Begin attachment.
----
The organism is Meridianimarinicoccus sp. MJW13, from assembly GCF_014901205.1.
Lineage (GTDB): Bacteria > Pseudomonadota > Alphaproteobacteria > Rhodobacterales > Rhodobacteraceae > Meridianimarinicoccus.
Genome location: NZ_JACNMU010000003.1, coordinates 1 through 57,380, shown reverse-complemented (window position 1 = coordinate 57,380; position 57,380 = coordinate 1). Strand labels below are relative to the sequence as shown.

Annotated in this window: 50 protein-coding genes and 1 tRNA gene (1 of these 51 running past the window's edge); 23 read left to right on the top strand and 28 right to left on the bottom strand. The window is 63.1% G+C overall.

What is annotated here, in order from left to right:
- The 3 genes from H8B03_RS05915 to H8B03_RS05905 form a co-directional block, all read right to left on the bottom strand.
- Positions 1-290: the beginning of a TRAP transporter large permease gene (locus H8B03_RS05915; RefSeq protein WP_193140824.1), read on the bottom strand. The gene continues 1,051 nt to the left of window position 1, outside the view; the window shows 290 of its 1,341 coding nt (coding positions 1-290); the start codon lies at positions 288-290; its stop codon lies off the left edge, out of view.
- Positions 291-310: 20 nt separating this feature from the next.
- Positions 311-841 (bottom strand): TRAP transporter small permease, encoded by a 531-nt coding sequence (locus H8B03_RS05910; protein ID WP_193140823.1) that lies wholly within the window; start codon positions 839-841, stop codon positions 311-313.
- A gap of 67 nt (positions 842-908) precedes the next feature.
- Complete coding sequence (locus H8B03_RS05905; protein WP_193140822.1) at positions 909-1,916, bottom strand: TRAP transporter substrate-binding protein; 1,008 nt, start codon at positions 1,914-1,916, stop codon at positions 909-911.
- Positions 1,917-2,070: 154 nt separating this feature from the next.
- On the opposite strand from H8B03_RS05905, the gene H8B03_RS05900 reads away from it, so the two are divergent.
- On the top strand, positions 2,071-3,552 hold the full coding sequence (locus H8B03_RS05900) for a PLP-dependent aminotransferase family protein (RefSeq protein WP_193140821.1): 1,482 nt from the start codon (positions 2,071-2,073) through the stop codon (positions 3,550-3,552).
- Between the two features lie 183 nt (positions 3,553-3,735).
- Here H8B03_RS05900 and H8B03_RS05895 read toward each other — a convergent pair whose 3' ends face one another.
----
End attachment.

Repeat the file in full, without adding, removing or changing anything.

The organism is Meridianimarinicoccus sp. MJW13, from assembly GCF_014901205.1.
Lineage (GTDB): Bacteria > Pseudomonadota > Alphaproteobacteria > Rhodobacterales > Rhodobacteraceae > Meridianimarinicoccus.
Genome location: NZ_JACNMU010000003.1, coordinates 1 through 57,380, shown reverse-complemented (window position 1 = coordinate 57,380; position 57,380 = coordinate 1). Strand labels below are relative to the sequence as shown.

Annotated in this window: 50 protein-coding genes and 1 tRNA gene (1 of these 51 running past the window's edge); 23 read left to right on the top strand and 28 right to left on the bottom strand. The window is 63.1% G+C overall.

What is annotated here, in order from left to right:
- The 3 genes from H8B03_RS05915 to H8B03_RS05905 form a co-directional block, all read right to left on the bottom strand.
- Positions 1-290: the beginning of a TRAP transporter large permease gene (locus H8B03_RS05915; RefSeq protein WP_193140824.1), read on the bottom strand. The gene continues 1,051 nt to the left of window position 1, outside the view; the window shows 290 of its 1,341 coding nt (coding positions 1-290); the start codon lies at positions 288-290; its stop codon lies off the left edge, out of view.
- Positions 291-310: 20 nt separating this feature from the next.
- Positions 311-841 (bottom strand): TRAP transporter small permease, encoded by a 531-nt coding sequence (locus H8B03_RS05910; protein ID WP_193140823.1) that lies wholly within the window; start codon positions 839-841, stop codon positions 311-313.
- A gap of 67 nt (positions 842-908) precedes the next feature.
- Complete coding sequence (locus H8B03_RS05905; protein WP_193140822.1) at positions 909-1,916, bottom strand: TRAP transporter substrate-binding protein; 1,008 nt, start codon at positions 1,914-1,916, stop codon at positions 909-911.
- Positions 1,917-2,070: 154 nt separating this feature from the next.
- On the opposite strand from H8B03_RS05905, the gene H8B03_RS05900 reads away from it, so the two are divergent.
- On the top strand, positions 2,071-3,552 hold the full coding sequence (locus H8B03_RS05900) for a PLP-dependent aminotransferase family protein (RefSeq protein WP_193140821.1): 1,482 nt from the start codon (positions 2,071-2,073) through the stop codon (positions 3,550-3,552).
- Between the two features lie 183 nt (positions 3,553-3,735).
- Here H8B03_RS05900 and H8B03_RS05895 read toward each other — a convergent pair whose 3' ends face one another.